Matthew Yglesias has his doubts.
CNN's John King, working his interactive map on Sunday, claimed if the election were held today Obama would win 221 electoral votes and McCain 189. King stressed that so many key states remain toss-ups. (That's good a narrative for the media.)
King claimed one key toss-up state is Minnesota. Really? According to Pollster's trend estimates, Obama is up by seven points in Minnesota, and there's only one poll listed at Pollser that shows McCain ahead in the land of lakes. And that was from January. We get the feeling CNN is trying a bit too hard to push the, It's-a-tie! storyline.
P.S. Pollster puts the current (albeit, hypothetical) electoral count at Obama 260, McCain 176. (That's a bad narrative for the media.)
The basic problem with Ron Fournier's "analysis" of the Biden pick comes right up top: "In picking to be his running mate, Barack Obama sought to shore up his weakness — inexperience in office and on foreign policy..."
Well, wait a second. Why doesn't the Biden pick reinforce Obama's strength on foreign policy? Most people, after all, would say Barack Obama was right to oppose the Iraq war. Given how easy it is to argue the opposite of Fournier's premise, it seems his analysis tells us more about his own attitudes than about the meaning of Obama's decision.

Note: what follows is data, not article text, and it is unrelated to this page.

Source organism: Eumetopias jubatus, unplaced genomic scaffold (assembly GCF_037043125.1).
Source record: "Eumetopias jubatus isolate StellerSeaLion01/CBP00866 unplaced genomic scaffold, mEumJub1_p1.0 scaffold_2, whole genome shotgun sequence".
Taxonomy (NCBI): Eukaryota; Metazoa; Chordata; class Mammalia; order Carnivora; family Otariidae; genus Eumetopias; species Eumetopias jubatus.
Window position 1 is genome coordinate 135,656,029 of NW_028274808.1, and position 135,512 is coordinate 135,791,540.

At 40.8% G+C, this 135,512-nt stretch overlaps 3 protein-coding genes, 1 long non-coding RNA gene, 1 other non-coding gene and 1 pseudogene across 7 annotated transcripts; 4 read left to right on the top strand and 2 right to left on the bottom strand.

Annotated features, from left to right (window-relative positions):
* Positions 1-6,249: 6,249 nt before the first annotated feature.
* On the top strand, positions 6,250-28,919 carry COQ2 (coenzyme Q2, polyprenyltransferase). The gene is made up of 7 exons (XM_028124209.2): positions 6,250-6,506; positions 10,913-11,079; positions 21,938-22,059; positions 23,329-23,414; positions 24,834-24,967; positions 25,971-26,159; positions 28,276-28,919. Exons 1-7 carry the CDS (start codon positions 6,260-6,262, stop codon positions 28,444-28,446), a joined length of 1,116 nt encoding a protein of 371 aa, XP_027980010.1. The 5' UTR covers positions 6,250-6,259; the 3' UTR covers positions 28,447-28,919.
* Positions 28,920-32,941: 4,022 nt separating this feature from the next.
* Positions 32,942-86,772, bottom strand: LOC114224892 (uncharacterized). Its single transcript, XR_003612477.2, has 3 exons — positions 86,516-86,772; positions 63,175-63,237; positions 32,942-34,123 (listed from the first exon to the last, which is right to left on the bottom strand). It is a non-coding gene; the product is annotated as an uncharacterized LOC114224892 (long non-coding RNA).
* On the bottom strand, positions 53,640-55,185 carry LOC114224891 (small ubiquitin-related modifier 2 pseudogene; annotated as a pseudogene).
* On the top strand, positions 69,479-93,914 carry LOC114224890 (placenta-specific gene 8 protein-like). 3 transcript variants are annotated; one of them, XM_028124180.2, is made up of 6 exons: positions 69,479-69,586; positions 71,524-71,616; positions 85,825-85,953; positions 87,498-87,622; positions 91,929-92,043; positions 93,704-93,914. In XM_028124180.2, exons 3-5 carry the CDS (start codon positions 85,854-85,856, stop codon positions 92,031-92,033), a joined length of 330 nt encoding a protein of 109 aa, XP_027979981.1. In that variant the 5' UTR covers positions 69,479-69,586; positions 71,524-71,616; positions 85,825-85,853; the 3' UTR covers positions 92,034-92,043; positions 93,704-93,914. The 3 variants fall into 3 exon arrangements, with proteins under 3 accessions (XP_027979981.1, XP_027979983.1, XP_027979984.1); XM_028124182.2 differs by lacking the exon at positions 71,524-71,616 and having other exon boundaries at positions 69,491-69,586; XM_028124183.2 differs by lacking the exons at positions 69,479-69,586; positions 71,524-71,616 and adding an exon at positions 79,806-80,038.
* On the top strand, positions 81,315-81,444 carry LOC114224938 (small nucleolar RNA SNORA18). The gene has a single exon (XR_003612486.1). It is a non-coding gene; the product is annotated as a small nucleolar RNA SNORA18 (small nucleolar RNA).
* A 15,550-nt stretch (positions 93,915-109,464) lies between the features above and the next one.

And Lindsay Beyerstein wonders who has been paying him up to $10,000 a pop for speeches.
UPDATE: Want to write to your local newspaper about Fournier? Jane Hamsher at Firedoglake can help.
According to the NYT.
Hey, everybody's got a right to their opinion and all the candidates takes their hits in the press. But with Fournier, his hits this year have never targeted McCain. The latest AP column is more proof of why McCain aides wanted to hire Fournier to spin for them.
From 236.com. Enjoy.
Longtime Springsteen fans may have caught onto our new blogs's name; it's copped from the relatively obscure, Nebraska-era song of his. (Here's a nice analysis of the tune; here are the lyrics.) After running out of "media"-based name possibilities for the blog (we're pretty sure they've all been taken by now), we just liked the idea the song conveyed of a meeting place for folks to gather.
In her rather unflattering review of Thomas Frank's The Wrecking Crew, a charged attack on the Republican's control of Washington, D.C., Times reviewer Michiko Kakutani not only decried the tone of the book (Frank was just too darn angry) but she complained that Frank sometimes didn't back up the factual claims found in his passages.
But as Jonathan Schwarz at A Tiny Revolution points out, Frank often used something called footnotes to back up the factual claims in his passages. Footnotes that Kakutani didn't always read.
Via FishbowlDC, FNC's Chad Pergam details what went wrong while covering the Rep. Stephanie Tubbs Jones story.